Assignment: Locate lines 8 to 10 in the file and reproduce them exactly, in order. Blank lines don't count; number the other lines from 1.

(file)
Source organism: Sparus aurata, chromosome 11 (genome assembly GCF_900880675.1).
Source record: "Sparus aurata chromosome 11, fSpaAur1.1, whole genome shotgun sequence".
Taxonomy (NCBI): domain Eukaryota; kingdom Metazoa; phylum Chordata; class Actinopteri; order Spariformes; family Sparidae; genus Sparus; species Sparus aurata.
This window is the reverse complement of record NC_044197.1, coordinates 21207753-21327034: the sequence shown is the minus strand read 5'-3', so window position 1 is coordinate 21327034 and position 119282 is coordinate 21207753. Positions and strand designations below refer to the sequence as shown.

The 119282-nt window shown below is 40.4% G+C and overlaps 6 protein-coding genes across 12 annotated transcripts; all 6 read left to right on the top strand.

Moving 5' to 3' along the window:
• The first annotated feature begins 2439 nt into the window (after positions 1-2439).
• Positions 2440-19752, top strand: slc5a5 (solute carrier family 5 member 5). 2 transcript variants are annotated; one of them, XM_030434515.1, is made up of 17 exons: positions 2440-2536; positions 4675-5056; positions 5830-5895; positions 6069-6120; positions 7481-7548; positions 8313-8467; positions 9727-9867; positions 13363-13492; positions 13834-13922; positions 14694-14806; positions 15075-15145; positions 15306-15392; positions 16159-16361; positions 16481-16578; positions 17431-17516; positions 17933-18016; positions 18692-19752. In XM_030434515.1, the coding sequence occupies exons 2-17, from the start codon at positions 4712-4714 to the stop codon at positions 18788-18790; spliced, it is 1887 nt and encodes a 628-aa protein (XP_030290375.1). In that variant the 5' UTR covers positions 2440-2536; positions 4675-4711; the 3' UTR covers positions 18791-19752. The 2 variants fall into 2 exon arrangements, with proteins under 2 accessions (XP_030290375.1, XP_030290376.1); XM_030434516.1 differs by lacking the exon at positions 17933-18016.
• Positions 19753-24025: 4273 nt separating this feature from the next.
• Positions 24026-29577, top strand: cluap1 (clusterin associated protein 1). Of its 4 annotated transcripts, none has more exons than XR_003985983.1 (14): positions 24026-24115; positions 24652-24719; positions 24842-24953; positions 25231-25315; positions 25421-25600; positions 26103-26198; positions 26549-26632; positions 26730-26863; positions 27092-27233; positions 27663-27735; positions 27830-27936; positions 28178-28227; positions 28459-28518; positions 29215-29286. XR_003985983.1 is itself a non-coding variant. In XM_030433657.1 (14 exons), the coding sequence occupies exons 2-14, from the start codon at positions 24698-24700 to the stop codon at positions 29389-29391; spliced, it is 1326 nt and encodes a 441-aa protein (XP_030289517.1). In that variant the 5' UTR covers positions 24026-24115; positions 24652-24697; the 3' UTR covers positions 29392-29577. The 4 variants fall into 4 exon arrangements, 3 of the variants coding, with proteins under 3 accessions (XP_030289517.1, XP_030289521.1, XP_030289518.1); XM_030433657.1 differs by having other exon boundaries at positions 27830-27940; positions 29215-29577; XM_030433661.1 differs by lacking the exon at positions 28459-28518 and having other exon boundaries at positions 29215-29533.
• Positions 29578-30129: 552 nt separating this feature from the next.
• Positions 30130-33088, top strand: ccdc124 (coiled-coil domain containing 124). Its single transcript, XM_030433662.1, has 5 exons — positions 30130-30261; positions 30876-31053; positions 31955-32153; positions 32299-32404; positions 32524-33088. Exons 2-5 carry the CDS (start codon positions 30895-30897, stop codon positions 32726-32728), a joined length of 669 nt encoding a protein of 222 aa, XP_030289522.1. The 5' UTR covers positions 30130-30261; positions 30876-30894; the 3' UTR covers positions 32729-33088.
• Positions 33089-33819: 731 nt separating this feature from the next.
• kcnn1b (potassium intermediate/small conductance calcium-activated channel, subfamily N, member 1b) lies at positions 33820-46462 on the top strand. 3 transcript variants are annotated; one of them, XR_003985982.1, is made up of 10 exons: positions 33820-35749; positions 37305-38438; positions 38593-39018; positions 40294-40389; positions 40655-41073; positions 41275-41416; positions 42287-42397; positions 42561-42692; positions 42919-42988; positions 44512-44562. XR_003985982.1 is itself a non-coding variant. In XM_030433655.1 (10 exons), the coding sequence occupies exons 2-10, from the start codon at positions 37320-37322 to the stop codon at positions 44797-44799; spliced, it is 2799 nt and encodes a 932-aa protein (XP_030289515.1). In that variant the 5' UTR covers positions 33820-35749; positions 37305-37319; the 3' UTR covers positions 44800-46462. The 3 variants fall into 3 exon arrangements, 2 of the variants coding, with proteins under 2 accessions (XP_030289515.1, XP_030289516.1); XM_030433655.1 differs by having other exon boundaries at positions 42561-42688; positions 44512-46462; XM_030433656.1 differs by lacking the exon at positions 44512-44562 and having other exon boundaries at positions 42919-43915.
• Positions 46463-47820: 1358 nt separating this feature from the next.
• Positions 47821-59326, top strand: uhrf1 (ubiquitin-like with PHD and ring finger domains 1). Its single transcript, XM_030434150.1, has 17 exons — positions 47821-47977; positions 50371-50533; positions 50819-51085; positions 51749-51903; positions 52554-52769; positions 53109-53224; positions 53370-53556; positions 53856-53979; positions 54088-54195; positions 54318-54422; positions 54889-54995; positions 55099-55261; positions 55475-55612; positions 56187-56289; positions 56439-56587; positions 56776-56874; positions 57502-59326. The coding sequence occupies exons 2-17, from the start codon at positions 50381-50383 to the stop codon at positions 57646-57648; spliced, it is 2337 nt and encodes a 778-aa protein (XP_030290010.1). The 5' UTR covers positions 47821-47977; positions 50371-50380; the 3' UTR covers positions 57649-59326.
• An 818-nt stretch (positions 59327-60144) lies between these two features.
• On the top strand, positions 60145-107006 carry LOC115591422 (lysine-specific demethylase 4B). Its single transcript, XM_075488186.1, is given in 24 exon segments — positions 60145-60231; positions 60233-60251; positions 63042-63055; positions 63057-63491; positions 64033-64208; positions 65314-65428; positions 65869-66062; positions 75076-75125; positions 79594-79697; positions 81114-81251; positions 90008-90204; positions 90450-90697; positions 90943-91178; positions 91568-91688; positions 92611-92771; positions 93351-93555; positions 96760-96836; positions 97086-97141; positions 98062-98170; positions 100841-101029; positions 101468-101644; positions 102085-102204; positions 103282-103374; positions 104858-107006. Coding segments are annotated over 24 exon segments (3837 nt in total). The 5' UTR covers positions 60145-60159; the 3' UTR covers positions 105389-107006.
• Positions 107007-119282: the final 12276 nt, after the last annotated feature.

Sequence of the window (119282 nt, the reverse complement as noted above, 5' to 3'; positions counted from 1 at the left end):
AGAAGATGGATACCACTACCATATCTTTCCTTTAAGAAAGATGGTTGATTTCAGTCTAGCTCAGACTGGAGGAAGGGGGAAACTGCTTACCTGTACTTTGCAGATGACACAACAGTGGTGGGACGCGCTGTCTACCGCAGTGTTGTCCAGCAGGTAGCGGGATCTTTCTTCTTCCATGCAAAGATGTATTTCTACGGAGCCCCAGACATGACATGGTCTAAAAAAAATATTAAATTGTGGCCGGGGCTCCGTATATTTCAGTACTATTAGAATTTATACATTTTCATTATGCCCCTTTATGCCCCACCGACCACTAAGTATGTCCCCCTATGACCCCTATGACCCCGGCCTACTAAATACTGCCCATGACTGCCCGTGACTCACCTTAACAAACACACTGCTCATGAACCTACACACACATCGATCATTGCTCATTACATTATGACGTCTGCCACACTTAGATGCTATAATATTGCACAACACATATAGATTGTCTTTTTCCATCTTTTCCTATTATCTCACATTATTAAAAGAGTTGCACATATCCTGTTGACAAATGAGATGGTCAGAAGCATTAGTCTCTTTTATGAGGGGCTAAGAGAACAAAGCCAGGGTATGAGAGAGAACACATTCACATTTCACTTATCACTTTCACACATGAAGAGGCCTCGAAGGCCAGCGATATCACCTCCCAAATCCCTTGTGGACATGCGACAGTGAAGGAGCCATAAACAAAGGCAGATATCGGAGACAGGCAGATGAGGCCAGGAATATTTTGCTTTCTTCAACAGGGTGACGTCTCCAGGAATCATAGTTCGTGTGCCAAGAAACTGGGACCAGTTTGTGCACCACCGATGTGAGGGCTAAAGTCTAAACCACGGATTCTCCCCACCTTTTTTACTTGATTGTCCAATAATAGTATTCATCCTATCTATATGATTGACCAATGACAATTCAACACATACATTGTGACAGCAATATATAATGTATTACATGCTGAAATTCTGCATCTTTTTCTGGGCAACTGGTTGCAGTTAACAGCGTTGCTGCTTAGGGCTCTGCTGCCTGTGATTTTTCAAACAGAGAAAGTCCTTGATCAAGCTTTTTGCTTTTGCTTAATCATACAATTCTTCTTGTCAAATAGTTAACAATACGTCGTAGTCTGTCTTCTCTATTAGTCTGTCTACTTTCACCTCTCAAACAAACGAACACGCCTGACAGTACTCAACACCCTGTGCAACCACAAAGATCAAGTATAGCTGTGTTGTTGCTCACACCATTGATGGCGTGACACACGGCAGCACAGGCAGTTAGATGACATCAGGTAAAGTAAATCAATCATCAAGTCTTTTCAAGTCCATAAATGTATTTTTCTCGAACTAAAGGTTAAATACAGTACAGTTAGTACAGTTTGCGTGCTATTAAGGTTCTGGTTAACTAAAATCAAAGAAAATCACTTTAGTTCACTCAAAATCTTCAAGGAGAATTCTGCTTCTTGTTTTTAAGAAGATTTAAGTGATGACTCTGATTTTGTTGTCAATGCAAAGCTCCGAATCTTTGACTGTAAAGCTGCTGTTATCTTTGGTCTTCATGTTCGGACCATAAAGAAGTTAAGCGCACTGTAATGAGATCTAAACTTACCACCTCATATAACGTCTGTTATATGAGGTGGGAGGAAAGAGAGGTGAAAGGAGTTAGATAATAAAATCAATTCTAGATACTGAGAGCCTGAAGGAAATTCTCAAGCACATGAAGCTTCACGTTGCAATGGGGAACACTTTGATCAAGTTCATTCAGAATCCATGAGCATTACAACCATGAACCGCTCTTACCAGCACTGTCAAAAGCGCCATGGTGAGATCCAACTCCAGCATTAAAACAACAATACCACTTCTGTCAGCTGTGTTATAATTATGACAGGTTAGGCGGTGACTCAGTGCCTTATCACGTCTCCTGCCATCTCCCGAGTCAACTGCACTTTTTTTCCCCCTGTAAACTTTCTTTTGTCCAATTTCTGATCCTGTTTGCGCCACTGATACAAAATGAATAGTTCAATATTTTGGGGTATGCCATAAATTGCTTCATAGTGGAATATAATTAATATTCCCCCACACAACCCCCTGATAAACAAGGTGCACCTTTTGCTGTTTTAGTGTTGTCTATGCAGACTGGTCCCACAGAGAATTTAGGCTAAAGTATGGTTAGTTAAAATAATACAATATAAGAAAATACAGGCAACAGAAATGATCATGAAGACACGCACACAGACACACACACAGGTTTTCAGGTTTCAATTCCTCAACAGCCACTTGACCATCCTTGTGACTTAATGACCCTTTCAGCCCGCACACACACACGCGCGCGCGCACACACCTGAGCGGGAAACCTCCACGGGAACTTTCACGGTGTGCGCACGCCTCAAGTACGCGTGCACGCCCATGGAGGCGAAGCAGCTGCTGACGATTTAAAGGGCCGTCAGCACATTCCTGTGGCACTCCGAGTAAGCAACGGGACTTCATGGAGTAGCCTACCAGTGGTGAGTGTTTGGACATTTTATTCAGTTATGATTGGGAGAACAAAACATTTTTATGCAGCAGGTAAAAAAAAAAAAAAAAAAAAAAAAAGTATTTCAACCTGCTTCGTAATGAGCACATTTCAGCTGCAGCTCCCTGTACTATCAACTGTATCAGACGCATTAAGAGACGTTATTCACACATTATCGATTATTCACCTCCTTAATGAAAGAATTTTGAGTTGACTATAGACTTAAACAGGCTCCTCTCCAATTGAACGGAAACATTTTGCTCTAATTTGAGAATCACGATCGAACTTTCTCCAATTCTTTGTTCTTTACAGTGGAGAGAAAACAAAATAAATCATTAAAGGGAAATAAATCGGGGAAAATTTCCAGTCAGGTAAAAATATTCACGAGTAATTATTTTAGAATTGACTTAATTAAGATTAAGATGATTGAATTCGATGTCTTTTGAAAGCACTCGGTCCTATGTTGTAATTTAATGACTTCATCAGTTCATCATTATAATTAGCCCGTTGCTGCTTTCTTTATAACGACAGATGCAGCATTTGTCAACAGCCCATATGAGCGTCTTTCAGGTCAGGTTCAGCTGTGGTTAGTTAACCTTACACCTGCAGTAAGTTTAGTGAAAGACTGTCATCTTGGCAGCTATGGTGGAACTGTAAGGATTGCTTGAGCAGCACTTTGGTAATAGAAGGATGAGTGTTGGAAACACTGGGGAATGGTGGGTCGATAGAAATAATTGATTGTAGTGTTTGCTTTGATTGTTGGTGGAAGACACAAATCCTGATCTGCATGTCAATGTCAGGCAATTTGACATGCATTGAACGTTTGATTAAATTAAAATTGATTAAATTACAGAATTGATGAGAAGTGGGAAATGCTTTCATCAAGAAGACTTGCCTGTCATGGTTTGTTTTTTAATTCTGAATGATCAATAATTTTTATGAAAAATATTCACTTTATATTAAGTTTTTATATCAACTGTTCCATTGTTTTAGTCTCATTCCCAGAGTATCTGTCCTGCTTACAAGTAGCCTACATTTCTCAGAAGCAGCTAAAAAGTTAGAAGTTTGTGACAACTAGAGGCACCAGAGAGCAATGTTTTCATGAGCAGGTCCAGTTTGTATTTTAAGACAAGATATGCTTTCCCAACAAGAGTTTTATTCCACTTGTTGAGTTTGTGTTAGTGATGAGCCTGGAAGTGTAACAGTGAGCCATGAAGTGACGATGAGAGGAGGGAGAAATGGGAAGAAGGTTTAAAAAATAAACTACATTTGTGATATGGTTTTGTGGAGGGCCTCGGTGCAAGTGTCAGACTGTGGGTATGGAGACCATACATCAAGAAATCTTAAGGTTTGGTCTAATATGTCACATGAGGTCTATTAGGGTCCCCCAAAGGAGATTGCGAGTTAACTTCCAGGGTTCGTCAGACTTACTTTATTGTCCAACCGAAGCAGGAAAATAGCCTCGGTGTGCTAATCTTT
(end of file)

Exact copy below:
• Positions 2440-19752, top strand: slc5a5 (solute carrier family 5 member 5). 2 transcript variants are annotated; one of them, XM_030434515.1, is made up of 17 exons: positions 2440-2536; positions 4675-5056; positions 5830-5895; positions 6069-6120; positions 7481-7548; positions 8313-8467; positions 9727-9867; positions 13363-13492; positions 13834-13922; positions 14694-14806; positions 15075-15145; positions 15306-15392; positions 16159-16361; positions 16481-16578; positions 17431-17516; positions 17933-18016; positions 18692-19752. In XM_030434515.1, the coding sequence occupies exons 2-17, from the start codon at positions 4712-4714 to the stop codon at positions 18788-18790; spliced, it is 1887 nt and encodes a 628-aa protein (XP_030290375.1). In that variant the 5' UTR covers positions 2440-2536; positions 4675-4711; the 3' UTR covers positions 18791-19752. The 2 variants fall into 2 exon arrangements, with proteins under 2 accessions (XP_030290375.1, XP_030290376.1); XM_030434516.1 differs by lacking the exon at positions 17933-18016.
• Positions 19753-24025: 4273 nt separating this feature from the next.
• Positions 24026-29577, top strand: cluap1 (clusterin associated protein 1). Of its 4 annotated transcripts, none has more exons than XR_003985983.1 (14): positions 24026-24115; positions 24652-24719; positions 24842-24953; positions 25231-25315; positions 25421-25600; positions 26103-26198; positions 26549-26632; positions 26730-26863; positions 27092-27233; positions 27663-27735; positions 27830-27936; positions 28178-28227; positions 28459-28518; positions 29215-29286. XR_003985983.1 is itself a non-coding variant. In XM_030433657.1 (14 exons), the coding sequence occupies exons 2-14, from the start codon at positions 24698-24700 to the stop codon at positions 29389-29391; spliced, it is 1326 nt and encodes a 441-aa protein (XP_030289517.1). In that variant the 5' UTR covers positions 24026-24115; positions 24652-24697; the 3' UTR covers positions 29392-29577. The 4 variants fall into 4 exon arrangements, 3 of the variants coding, with proteins under 3 accessions (XP_030289517.1, XP_030289521.1, XP_030289518.1); XM_030433657.1 differs by having other exon boundaries at positions 27830-27940; positions 29215-29577; XM_030433661.1 differs by lacking the exon at positions 28459-28518 and having other exon boundaries at positions 29215-29533.